Ainsley Earhardt, the co-host of President Donald Trump’s favorite morning show falsely claimed to New York Post columnist Michael Goodwin and her “Fox & Friends” viewers that newly-elected Rep. Alexandria Ocasio-Cortez (D-N.Y.), the youngest woman ever elected to the U.S. Congress, wants to “tax 70 percent of your paycheck.”
Monday, on “Fox & Friends,” Earhardt asked Goodwin why he thinks Ocasio-Cortez has such wide support within the Democratic Party. “When you hear they’re going to tax 70 percent of your paycheck – if Alexandria Ocasio-Cortez gets her way – how do they have so much support?” she asked Goodwin.
Goodwin responded by saying that “young people today are not being educated properly in schools” and “don’t know the history of our country.” “They don’t know the history of other countries,” he added. “They don’t understand economics.”
“She’s charming and delightful in many ways,” Goodwin said of Ocasio-Cortez. “She got an economics degree from Boston University, and she clearly doesn’t understand how the unemployment rate works. She said that it’s low, because so many people have two jobs. Now, how do you get an economics degree from a major college and not understand that that’s not how the unemployment rate works? How is that possible?”
However, Ocasio-Cortez did not propose taking 70 percent on the average American’s income. In an interview with Anderson Cooper, which aired last week on “60 Minutes,” the freshman congresswoman argued that high tax rates on the super-rich could help fund the “Green New Deal” — an ambitious plan to combat the threat of climate change.
The 29-year-old Democratic socialist said the “Green New Deal,” which aims to eliminate carbon emissions within 12 years, is “going to require a lot of rapid change that we don’t even conceive as possible right now.”
“What is the problem with trying to push our technological capacities to the furthest extent possible?” Ocasio-Cortez asked.
To pay for the deal, Ocasio-Cortez pointed to the progressive tax rate system in the 1960s, proposing the idea of tax of tax rates as high as 70 percent on the super-rich.
“You know, you look at our tax rates back in the ’60s. And when you have a progressive tax rate system, your tax rate . . . let’s say, from zero to $75,000, may be ten percent or 15 percent, et cetera,” Ocasio-Cortez said. “But once you get to, like, the tippy tops, on your ten-millionth dollar, sometimes you see tax rates as high as 60 or 70 percent.”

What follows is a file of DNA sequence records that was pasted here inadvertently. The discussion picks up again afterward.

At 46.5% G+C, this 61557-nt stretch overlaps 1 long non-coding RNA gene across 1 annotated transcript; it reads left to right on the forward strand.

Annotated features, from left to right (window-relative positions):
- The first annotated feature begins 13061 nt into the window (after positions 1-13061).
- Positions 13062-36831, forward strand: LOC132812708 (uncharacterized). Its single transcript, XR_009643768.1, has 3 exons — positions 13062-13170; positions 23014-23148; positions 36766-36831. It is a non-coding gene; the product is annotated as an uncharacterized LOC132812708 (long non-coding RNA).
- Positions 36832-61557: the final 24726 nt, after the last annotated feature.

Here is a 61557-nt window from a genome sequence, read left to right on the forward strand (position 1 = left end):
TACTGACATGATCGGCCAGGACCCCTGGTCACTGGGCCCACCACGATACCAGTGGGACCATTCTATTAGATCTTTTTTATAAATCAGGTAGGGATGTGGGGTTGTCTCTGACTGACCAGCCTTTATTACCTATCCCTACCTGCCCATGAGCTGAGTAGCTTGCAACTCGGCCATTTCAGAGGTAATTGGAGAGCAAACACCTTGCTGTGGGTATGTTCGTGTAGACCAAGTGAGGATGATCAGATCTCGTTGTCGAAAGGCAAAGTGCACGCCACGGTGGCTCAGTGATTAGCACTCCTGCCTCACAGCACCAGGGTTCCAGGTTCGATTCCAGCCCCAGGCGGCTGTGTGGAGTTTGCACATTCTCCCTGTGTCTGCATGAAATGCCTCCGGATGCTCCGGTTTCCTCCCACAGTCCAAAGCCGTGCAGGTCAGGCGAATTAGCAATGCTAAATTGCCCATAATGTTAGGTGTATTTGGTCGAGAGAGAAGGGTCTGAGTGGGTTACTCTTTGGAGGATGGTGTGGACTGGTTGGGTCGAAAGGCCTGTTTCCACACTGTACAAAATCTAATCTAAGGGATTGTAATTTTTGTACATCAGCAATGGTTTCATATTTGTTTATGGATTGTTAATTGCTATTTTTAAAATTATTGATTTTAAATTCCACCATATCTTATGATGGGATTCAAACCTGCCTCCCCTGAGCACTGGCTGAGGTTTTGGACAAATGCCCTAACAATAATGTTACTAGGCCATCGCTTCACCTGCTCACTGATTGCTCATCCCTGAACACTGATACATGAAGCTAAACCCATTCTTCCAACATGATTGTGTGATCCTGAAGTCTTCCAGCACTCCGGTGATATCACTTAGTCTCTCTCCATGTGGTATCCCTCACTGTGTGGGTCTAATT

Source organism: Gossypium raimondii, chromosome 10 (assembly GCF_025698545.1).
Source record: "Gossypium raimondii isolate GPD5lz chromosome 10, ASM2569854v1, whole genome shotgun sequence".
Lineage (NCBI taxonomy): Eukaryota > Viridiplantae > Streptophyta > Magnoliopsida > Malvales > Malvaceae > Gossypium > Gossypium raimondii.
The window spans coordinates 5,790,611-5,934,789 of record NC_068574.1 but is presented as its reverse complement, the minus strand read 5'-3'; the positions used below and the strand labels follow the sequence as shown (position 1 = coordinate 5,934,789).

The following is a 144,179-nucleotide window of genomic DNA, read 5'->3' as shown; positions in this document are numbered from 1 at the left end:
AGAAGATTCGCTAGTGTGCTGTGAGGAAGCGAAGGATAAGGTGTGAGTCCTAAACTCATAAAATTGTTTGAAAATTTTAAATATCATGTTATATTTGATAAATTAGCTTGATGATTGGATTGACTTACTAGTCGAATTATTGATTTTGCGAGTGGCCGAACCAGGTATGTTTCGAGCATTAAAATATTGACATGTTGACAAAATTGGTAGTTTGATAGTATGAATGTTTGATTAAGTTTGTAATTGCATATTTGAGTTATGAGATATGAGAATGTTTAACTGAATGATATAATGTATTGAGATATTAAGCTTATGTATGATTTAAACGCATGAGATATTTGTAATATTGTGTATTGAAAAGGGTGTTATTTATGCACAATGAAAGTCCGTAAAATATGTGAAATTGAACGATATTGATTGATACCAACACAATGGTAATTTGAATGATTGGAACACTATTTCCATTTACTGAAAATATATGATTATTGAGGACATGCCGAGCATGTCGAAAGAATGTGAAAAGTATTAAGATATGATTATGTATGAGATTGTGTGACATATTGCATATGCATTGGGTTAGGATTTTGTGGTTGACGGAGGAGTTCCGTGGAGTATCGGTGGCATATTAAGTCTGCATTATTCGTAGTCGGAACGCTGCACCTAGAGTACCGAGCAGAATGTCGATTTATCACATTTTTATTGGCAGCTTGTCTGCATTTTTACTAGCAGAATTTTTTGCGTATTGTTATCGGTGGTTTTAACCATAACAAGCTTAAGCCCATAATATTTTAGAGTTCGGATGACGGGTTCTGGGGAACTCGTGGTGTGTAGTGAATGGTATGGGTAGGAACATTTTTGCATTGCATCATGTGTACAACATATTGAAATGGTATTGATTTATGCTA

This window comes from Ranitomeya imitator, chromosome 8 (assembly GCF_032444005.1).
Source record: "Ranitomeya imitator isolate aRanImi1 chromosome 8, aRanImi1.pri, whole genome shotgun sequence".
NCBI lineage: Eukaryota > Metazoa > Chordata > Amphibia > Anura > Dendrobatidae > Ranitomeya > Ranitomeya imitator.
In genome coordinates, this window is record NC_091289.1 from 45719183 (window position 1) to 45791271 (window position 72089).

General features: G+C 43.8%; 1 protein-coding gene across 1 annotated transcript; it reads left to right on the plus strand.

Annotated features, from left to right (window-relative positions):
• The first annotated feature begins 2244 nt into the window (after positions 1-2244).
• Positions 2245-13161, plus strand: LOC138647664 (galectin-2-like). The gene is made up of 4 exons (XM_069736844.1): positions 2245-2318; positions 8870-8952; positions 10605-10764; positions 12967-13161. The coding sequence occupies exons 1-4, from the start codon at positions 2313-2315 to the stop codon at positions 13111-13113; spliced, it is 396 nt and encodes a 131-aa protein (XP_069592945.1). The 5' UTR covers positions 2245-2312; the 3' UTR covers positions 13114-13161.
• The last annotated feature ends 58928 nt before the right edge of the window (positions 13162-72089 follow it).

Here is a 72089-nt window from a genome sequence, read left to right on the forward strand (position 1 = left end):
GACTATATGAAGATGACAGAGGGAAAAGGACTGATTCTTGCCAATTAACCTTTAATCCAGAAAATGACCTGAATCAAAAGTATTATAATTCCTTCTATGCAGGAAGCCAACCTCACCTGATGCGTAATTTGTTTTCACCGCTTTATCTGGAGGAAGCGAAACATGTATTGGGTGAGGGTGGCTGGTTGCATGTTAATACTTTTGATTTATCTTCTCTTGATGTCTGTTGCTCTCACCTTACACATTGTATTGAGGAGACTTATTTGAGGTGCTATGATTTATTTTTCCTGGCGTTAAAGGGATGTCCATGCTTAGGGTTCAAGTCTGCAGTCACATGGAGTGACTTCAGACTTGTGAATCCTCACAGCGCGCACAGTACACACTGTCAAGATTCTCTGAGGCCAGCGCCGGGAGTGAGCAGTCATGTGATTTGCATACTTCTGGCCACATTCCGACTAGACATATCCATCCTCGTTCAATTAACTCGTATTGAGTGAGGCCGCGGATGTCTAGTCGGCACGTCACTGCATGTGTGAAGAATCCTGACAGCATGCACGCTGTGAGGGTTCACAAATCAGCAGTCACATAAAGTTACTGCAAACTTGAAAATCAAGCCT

“That doesn’t mean all $10 million are taxed at an extremely high rate,” she clarified. “But it means that, as you climb up this ladder, you should be contributing more.”
Cooper asked if she was proposing a “radical agenda, compared to the way politics is done right now.”
“I think that it only has ever been radicals that have changed this country,” Ocasio-Cortez replied. “Abraham Lincoln made the radical decision to sign the Emancipation Proclamation. Franklin Delano Roosevelt made the radical decision to embark on establishing programs like Social Security. That is radical.”
Asked if she calls herself a “radical,” Ocasio-Cortez said, “If that’s what radical means, call me a radical.”
In another part of the interview, Cooper asked Ocasio-Cortez about her Democratic socialist convictions: “When people hear the word socialism, they think Soviet Union, Cuba, Venezuela. Is that what you have in mind?”
“Of course not. What we have in mind — and what of my — and my policies most closely resemble what we see in the U.K., in Norway, in Finland, in Sweden,” Ocasio-Cortez replied.
Ocasio-Cortez’s socialist policies also came under scrutiny Monday on FoxNews.com, where the conservative writer Michael Knowles called the freshman congresswoman “frequently-wrong but never-in-doubt” in an opinion piece titled, “Alexandria Ocasio-Cortez, the voice of an ignorant generation.”
“Alexandria Ocasio-Cortez’s ignorance of economics and foreign affairs typifies her generation. Despite holding expensive degrees in both Economics and International Relations from Boston University, Ocasio-Cortez threw up her hands in exasperation during an interview on Margaret Hoover’s ‘Firing Line’ program, laughing, ‘I’m not the expert on geopolitics,'” Knowles wrote. “Fortunately for her, in the land of the blind, the one eyed man is king; and among a blithely ignorant generation, the lightly educated activist is congresswoman.”